SNAPPY 7: Halima Aden – I was a house maid before I became a supermodel
Supermodel Halima Aden has come a long way. Born and raised at Kakuma refugee camp, she relocated to America with her mother at the age of seven. At 20, she is now gracing global runway shows.
She recently became the first woman to feature on the cover of British Vogue wearing a hijab.
In June, she visited the Kakuma camp for the first time since she left. Last week she was appointed a Unicef Ambassador.
She spoke to Nairobi News.
What went through your mind when you got a call to be a model?
I just remember going like ooh, is this a joke, is this a prank, like what is just happening. But it was incredible because that is not something that comes by everyday especially for me. I wear a hijab and that is something that has never happened before. So for me it was a big deal.
You are back in Kakuma for the first time since you left. What memories do you have of running up and down here as a kid?
I have so many memories, like they always just come to me and hitting me like a moth truck. I just have so many memories of what it was like to just have a tonne of freedom back then. Seeing it now I’m like maybe that was not a good idea but I remember just being with my friends, just going off alone and being gone for like hours, all day and running back home in time for supper or dinner. It’s nothing major but something small that reminds me of how it was to be a child here.
Before you got your major break, you used to work as a housekeeper?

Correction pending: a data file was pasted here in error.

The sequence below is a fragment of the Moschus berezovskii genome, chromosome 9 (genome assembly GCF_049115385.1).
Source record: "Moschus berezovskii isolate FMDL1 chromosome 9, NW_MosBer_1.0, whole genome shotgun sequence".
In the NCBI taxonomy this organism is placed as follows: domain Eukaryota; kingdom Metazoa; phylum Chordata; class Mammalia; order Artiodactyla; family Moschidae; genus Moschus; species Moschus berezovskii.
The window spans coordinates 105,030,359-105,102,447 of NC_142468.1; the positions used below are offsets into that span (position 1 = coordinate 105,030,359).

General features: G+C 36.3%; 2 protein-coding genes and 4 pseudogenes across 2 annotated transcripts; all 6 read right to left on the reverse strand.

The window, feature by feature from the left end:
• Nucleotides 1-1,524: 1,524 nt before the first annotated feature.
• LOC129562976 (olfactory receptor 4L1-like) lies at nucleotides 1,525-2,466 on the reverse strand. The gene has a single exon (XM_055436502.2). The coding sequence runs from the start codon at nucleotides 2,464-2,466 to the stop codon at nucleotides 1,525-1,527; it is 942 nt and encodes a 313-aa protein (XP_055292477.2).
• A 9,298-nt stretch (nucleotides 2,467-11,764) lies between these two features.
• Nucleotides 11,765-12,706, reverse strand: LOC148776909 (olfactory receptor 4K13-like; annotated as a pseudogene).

Yes, I did housekeeping for two years. For me I wanted to get my foot to hospital one way or another, so I applied for housekeeping and did it for two years. Actually it’s funny because I was in housekeeping and doing modeling at the same time. The first six months of being a model I also kept my job for job security reasons. I did not know if it was going to go well or not do so well so it was my backup plan and I also liked my job.
As a young person, what inspires you?
What inspires me is community. Hearing different stories. I love to get to learn the different journeys even if it is like the opposite of my journey, I find it fascinating. I think we have so much stories to tell and we can all learn from each other, so that has always been me.
I love learning and I love hearing and getting to meet different people, it inspires me. Also, me wanting to inspire the children, whether they are refugees, Muslims, hijab wearing women, that inspires me to do good and to work hard at least.
What did your mom tell you when you told her that you wanted to be a model?
My mom thought I was crazy. She was like really, why, that was the first question she asked me. She is an African mother and she was like go back to school, get to bed. She told me to go put on a dress and walk in the living room for an hour and after that one hour you are going back to your routine, you’re not doing fashion basically. She kept me grounded. Right now she is happy with anything that has to do with modelling.
Do you think your hijab is a political statement?
No, I don’t think it is. I was eight years old when I first put it on because I thought my mother looked pretty in it. I just wanted to look like her it’s that simple.
In your life, is there pressure to look in a certain way?
I think being a girl in today’s society wherever you are there is always pressure to look a certain way. There is that pressure wanting to be your absolute best with this society of what beautiful is.
But I learned pretty quick that, that definition is unattainable to me and what makes me beautiful is not my physical appearance it’s what is on the inside. I feel like that is an answer that we all say but it is truly the way you carry yourself as a young girl. Beauty is a way of life.
Why Rihanna songs?
(Laughs out loud). It’s Rihanna sir, do you want me to go out and answer that? Pon de Replay, I think that came out just after we had left the camp and I remember in the camp, the only song that I remember was American was Kelly Rowland and Nelly (Dilemma, starts to sing) we only had one radio on our block and boy did we turn up. Everyone knew the song.